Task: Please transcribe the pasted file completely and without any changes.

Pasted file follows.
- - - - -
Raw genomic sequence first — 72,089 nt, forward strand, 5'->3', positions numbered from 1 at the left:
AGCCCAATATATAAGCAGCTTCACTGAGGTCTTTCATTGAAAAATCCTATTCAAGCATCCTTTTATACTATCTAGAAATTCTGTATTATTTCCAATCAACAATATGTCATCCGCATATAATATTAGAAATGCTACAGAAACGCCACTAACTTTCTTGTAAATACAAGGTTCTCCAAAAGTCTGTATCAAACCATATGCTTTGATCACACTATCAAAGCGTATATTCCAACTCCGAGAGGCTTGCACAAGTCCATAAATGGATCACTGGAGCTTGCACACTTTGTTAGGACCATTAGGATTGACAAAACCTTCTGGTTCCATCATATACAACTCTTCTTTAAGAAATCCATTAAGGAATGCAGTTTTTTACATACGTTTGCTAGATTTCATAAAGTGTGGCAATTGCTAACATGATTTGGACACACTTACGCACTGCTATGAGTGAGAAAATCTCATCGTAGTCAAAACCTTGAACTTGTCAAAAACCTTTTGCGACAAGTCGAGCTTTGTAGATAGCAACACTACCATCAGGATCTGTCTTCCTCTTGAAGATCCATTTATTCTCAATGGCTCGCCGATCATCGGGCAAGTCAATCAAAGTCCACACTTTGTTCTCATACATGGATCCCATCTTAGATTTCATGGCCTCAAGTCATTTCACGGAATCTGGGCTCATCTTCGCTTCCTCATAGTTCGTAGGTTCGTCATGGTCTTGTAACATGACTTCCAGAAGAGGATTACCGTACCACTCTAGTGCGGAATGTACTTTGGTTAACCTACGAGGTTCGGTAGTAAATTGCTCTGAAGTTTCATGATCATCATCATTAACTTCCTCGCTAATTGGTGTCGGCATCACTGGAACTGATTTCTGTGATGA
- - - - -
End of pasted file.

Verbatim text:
Raw genomic sequence first — 72,089 nt, forward strand, 5'->3', positions numbered from 1 at the left:
AGCCCAATATATAAGCAGCTTCACTGAGGTCTTTCATTGAAAAATCCTATTCAAGCATCCTTTTATACTATCTAGAAATTCTGTATTATTTCCAATCAACAATATGTCATCCGCATATAATATTAGAAATGCTACAGAAACGCCACTAACTTTCTTGTAAATACAAGGTTCTCCAAAAGTCTGTATCAAACCATATGCTTTGATCACACTATCAAAGCGTATATTCCAACTCCGAGAGGCTTGCACAAGTCCATAAATGGATCACTGGAGCTTGCACACTTTGTTAGGACCATTAGGATTGACAAAACCTTCTGGTTCCATCATATACAACTCTTCTTTAAGAAATCCATTAAGGAATGCAGTTTTTTACATACGTTTGCTAGATTTCATAAAGTGTGGCAATTGCTAACATGATTTGGACACACTTACGCACTGCTATGAGTGAGAAAATCTCATCGTAGTCAAAACCTTGAACTTGTCAAAAACCTTTTGCGACAAGTCGAGCTTTGTAGATAGCAACACTACCATCAGGATCTGTCTTCCTCTTGAAGATCCATTTATTCTCAATGGCTCGCCGATCATCGGGCAAGTCAATCAAAGTCCACACTTTGTTCTCATACATGGATCCCATCTTAGATTTCATGGCCTCAAGTCATTTCACGGAATCTGGGCTCATCTTCGCTTCCTCATAGTTCGTAGGTTCGTCATGGTCTTGTAACATGACTTCCAGAAGAGGATTACCGTACCACTCTAGTGCGGAATGTACTTTGGTTAACCTACGAGGTTCGGTAGTAAATTGCTCTGAAGTTTCATGATCATCATCATTAACTTCCTCGCTAATTGGTGTCGGCATCACTGGAACTGATTTCTGTGATGA